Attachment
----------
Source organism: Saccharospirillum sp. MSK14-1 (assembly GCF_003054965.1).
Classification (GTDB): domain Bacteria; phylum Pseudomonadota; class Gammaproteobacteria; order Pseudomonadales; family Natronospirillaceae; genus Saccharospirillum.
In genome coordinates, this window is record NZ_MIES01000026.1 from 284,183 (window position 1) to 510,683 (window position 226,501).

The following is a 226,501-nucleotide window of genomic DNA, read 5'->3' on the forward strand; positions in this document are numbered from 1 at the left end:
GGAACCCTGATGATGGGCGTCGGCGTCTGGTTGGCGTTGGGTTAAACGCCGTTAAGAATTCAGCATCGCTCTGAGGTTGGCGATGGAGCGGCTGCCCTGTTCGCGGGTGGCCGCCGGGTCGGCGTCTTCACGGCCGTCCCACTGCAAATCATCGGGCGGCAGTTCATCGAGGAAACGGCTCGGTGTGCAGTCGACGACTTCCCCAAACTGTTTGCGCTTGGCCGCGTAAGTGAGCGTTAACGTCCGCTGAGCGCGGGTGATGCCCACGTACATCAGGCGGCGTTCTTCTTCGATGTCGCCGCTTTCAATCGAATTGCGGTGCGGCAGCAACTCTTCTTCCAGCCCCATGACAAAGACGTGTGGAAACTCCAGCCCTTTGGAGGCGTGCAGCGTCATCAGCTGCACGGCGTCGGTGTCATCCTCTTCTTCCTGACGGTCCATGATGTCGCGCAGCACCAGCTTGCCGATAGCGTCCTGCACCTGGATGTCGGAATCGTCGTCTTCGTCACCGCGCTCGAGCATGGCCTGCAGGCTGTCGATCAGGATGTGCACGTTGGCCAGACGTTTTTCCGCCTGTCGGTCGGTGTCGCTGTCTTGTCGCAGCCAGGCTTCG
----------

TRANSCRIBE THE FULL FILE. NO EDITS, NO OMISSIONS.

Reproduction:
Source organism: Saccharospirillum sp. MSK14-1 (assembly GCF_003054965.1).
Classification (GTDB): domain Bacteria; phylum Pseudomonadota; class Gammaproteobacteria; order Pseudomonadales; family Natronospirillaceae; genus Saccharospirillum.
In genome coordinates, this window is record NZ_MIES01000026.1 from 284,183 (window position 1) to 510,683 (window position 226,501).

The following is a 226,501-nucleotide window of genomic DNA, read 5'->3' on the forward strand; positions in this document are numbered from 1 at the left end:
GGAACCCTGATGATGGGCGTCGGCGTCTGGTTGGCGTTGGGTTAAACGCCGTTAAGAATTCAGCATCGCTCTGAGGTTGGCGATGGAGCGGCTGCCCTGTTCGCGGGTGGCCGCCGGGTCGGCGTCTTCACGGCCGTCCCACTGCAAATCATCGGGCGGCAGTTCATCGAGGAAACGGCTCGGTGTGCAGTCGACGACTTCCCCAAACTGTTTGCGCTTGGCCGCGTAAGTGAGCGTTAACGTCCGCTGAGCGCGGGTGATGCCCACGTACATCAGGCGGCGTTCTTCTTCGATGTCGCCGCTTTCAATCGAATTGCGGTGCGGCAGCAACTCTTCTTCCAGCCCCATGACAAAGACGTGTGGAAACTCCAGCCCTTTGGAGGCGTGCAGCGTCATCAGCTGCACGGCGTCGGTGTCATCCTCTTCTTCCTGACGGTCCATGATGTCGCGCAGCACCAGCTTGCCGATAGCGTCCTGCACCTGGATGTCGGAATCGTCGTCTTCGTCACCGCGCTCGAGCATGGCCTGCAGGCTGTCGATCAGGATGTGCACGTTGGCCAGACGTTTTTCCGCCTGTCGGTCGGTGTCGCTGTCTTGTCGCAGCCAGGCTTCG